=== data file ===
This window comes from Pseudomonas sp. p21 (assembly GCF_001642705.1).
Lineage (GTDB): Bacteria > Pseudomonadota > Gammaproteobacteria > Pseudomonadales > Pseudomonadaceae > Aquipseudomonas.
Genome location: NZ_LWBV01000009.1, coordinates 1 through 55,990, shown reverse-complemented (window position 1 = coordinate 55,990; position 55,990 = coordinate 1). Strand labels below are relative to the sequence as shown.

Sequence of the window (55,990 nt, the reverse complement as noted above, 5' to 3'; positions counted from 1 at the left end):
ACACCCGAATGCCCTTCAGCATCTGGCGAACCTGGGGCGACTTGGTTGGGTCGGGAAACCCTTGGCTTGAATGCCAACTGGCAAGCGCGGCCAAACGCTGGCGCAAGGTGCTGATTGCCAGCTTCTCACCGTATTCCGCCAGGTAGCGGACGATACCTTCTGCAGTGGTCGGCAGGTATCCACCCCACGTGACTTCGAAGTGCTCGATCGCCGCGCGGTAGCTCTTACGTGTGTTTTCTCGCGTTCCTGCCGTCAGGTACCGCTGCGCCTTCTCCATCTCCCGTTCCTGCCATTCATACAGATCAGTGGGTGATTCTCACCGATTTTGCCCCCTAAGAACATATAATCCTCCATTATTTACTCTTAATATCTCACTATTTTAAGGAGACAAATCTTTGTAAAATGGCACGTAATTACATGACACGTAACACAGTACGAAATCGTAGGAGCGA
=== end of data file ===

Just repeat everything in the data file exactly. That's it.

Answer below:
This window comes from Pseudomonas sp. p21 (assembly GCF_001642705.1).
Lineage (GTDB): Bacteria > Pseudomonadota > Gammaproteobacteria > Pseudomonadales > Pseudomonadaceae > Aquipseudomonas.
Genome location: NZ_LWBV01000009.1, coordinates 1 through 55,990, shown reverse-complemented (window position 1 = coordinate 55,990; position 55,990 = coordinate 1). Strand labels below are relative to the sequence as shown.

Sequence of the window (55,990 nt, the reverse complement as noted above, 5' to 3'; positions counted from 1 at the left end):
ACACCCGAATGCCCTTCAGCATCTGGCGAACCTGGGGCGACTTGGTTGGGTCGGGAAACCCTTGGCTTGAATGCCAACTGGCAAGCGCGGCCAAACGCTGGCGCAAGGTGCTGATTGCCAGCTTCTCACCGTATTCCGCCAGGTAGCGGACGATACCTTCTGCAGTGGTCGGCAGGTATCCACCCCACGTGACTTCGAAGTGCTCGATCGCCGCGCGGTAGCTCTTACGTGTGTTTTCTCGCGTTCCTGCCGTCAGGTACCGCTGCGCCTTCTCCATCTCCCGTTCCTGCCATTCATACAGATCAGTGGGTGATTCTCACCGATTTTGCCCCCTAAGAACATATAATCCTCCATTATTTACTCTTAATATCTCACTATTTTAAGGAGACAAATCTTTGTAAAATGGCACGTAATTACATGACACGTAACACAGTACGAAATCGTAGGAGCGA